The Portland Press Herald spoke with Kaitlyn O’Donnell, a graduate student in entomology at the University of Maine, for an article on destructive winter moths returning to Maine. O’Donnell, who has been working in Harpswell for the last 18 months, said research there has revealed the moths prefer apples and oaks, and they haven’t been spreading very far or fast. She added they have stripped oaks almost completely and their effect on apple trees could eventually concern commercial growers if the insects extend their range.
Archive for the ‘Cumberland County’ Category
Tri-Town Weekly reported the Freeport-based Maine Clammers Association will be among the many organizations to attend the Maine Green Crab Summit Dec. 16 at the University of Maine. The group will join the discussion on the damage the invasive green crab is inflicting on the state’s clamming industry and will use information from a Maine Department of Marine Resources study to explore ways to fight the problem.
Ways in which commercial fishermen, aquaculturists and those in the tourism industry can work together to create greater economic success will be the focus of three workshops offered by Maine Sea Grant and University of Maine Cooperative Extension in partnership with the Lobster Institute, Island Institute and Maine Aquaculture Association.
The Fisheries, Aquaculture and Tourism workshops will take place 5–8 p.m. Wednesday, Dec. 11 at the UMaine Hutchinson Center in Belfast; 5–8 p.m. Thursday, Dec. 12 at Machias Savings Bank Community Room in Machias; and 1–4 p.m. Friday, Dec. 13 at University of Southern Maine’s Abromson Building in Portland.
Anyone involved in the fisheries, aquaculture or tourism industry or related support organizations is invited to attend any of the free workshops. Sessions will include information from guest speakers on topics such as the legal issues pertaining to offering boat or farm tours and ways seafood producers can enhance their businesses by building relationships with tour operators, restaurant owners and innkeepers.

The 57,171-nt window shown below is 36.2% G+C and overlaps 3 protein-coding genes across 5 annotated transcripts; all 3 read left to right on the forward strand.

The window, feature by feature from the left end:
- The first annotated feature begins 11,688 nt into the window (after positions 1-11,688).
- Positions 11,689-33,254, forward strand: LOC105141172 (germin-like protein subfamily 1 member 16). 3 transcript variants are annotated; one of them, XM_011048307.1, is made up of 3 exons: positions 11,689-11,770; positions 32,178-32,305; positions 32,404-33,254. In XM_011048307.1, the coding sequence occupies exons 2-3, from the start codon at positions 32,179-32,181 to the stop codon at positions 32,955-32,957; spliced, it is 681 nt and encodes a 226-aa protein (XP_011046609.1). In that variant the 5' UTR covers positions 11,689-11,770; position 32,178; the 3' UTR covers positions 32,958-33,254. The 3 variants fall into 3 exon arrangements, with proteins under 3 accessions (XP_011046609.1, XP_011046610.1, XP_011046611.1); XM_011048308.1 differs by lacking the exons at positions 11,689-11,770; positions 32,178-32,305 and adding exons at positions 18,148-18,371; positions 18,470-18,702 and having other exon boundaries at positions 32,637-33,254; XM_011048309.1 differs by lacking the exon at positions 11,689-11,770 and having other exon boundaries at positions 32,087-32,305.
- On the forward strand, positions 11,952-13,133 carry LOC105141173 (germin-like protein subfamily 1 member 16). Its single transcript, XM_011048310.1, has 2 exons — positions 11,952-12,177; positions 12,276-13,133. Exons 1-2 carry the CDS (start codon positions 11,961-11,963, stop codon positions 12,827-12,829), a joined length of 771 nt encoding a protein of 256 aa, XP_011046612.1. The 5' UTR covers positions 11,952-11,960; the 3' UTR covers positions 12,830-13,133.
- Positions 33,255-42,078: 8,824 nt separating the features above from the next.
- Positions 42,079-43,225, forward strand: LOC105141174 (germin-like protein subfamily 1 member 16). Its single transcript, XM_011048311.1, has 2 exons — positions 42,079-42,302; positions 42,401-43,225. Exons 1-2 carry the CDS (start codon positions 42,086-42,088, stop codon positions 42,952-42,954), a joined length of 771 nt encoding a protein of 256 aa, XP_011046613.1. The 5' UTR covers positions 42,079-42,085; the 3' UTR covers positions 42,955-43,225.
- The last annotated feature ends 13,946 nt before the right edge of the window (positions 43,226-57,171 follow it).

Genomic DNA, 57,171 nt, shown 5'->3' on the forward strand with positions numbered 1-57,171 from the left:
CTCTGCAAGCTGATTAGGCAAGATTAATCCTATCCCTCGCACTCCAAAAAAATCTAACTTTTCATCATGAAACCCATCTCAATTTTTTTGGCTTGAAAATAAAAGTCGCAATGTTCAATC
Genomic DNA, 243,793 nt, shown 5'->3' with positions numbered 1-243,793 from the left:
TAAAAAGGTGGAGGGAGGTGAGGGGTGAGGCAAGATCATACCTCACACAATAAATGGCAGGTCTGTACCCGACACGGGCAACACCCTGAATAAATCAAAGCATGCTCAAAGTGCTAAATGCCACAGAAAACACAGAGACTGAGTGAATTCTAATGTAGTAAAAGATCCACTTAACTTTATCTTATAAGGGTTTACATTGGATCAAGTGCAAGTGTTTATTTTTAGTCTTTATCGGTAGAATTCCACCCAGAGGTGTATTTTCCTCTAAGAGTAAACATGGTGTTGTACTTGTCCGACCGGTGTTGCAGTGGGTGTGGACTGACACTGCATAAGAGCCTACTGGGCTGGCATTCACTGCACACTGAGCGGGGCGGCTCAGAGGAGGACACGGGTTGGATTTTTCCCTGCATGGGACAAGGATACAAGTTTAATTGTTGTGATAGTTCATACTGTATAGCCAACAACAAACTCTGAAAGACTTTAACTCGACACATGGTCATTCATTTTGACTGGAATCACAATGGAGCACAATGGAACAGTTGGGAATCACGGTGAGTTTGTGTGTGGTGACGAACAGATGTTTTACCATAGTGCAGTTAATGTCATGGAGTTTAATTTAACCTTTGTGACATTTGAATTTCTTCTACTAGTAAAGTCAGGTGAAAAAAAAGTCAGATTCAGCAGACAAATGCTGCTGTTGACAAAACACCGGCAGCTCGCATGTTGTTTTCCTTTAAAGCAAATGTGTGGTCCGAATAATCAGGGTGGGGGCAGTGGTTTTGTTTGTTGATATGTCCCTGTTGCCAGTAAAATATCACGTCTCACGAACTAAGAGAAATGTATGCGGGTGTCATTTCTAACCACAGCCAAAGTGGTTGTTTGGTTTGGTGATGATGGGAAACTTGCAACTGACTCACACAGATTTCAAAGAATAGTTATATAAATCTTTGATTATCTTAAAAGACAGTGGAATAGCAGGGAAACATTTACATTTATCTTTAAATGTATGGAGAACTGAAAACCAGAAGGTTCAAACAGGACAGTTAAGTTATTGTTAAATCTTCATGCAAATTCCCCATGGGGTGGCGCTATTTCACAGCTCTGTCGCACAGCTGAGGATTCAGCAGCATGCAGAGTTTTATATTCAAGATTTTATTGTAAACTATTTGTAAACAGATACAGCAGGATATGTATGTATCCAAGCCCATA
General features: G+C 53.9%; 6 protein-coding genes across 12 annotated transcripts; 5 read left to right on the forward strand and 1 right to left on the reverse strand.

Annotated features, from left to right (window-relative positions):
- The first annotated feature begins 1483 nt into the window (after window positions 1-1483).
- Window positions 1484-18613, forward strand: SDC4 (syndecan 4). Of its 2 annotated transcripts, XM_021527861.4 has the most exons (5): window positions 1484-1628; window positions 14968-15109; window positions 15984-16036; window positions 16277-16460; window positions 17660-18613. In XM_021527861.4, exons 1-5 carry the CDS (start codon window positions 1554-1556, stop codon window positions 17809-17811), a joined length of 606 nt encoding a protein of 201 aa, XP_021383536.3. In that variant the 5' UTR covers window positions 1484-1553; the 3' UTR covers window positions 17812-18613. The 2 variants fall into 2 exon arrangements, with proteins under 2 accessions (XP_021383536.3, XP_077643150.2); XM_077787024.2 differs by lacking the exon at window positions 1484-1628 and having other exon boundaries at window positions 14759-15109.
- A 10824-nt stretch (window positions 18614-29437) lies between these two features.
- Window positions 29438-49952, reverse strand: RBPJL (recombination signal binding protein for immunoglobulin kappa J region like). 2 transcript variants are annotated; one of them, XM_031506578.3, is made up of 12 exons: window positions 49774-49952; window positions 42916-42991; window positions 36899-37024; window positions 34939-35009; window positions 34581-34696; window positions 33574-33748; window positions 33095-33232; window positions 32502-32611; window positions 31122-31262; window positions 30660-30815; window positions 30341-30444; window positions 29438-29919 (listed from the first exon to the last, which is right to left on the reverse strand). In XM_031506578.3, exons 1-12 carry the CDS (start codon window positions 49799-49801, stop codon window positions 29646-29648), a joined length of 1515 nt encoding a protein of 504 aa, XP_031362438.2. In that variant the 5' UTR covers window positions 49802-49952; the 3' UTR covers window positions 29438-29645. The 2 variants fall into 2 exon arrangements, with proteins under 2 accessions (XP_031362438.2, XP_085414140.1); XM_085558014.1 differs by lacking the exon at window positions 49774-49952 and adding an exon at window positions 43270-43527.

“The workshops are intended to respond to the need for information expressed by fishermen and aquaculture farmers who seek to diversify their earnings by tapping into the tourism market by offering activities such as lobster boat tours or fish farm tours,” says Natalie Springuel, a marine extension associate with Maine Sea Grant. “Likewise, these workshops respond to the growing interest in the tourism industry to provide customers with fisheries and fish-farming-related experiences.”
Scott Gunst, an attorney with the admiralty and maritime law practice Reeves McEwing LLP in Philadelphia, Pa., will present at each session. Other guest speakers will vary depending on location. They will include fishermen and/or aquaculture farmers who will talk about their businesses, as well as members of the tourism industry who will share opportunities for marketing and partnerships.
The workshops will include an information session about the legal framework of fisheries, aquaculture and tourism, followed by interactive conversations with those who work in the field and a question-and-answer period with representatives of related resources, including the United States Coast Guard, insurance companies and the host organizations.
Pizza will be offered at the Belfast and Machias sessions and snacks will be provided at the Portland workshop.
This is the second time this workshop series has been offered. The first was offered at the Maine Fishermen’s Forum in Rockland in February 2013.
A registration form and more information, such as fact sheets and legal research produced for the series, are available on the Maine Sea Grant’s website. Registration is required.
The Maine Sea Grant college program at UMaine is one of 33 National Oceanic and Atmospheric Administration (NOAA) programs throughout the coastal and Great Lakes states and is focused on improving Maine’s coastal communities. The University of Maine Marine Extension Team (MET), is a collaboration of Maine Sea Grant and UMaine Extension, that provides educational and applied research programs in coastal community development, ecosystem health, fisheries, aquaculture and tourism.
Penobscot Bay Pilot reported on the $1.8 million National Science Foundation grant awarded to a multidisciplinary team of researchers to examine the impact of rising ocean temperatures on the ecology and economics of the Gulf of Maine.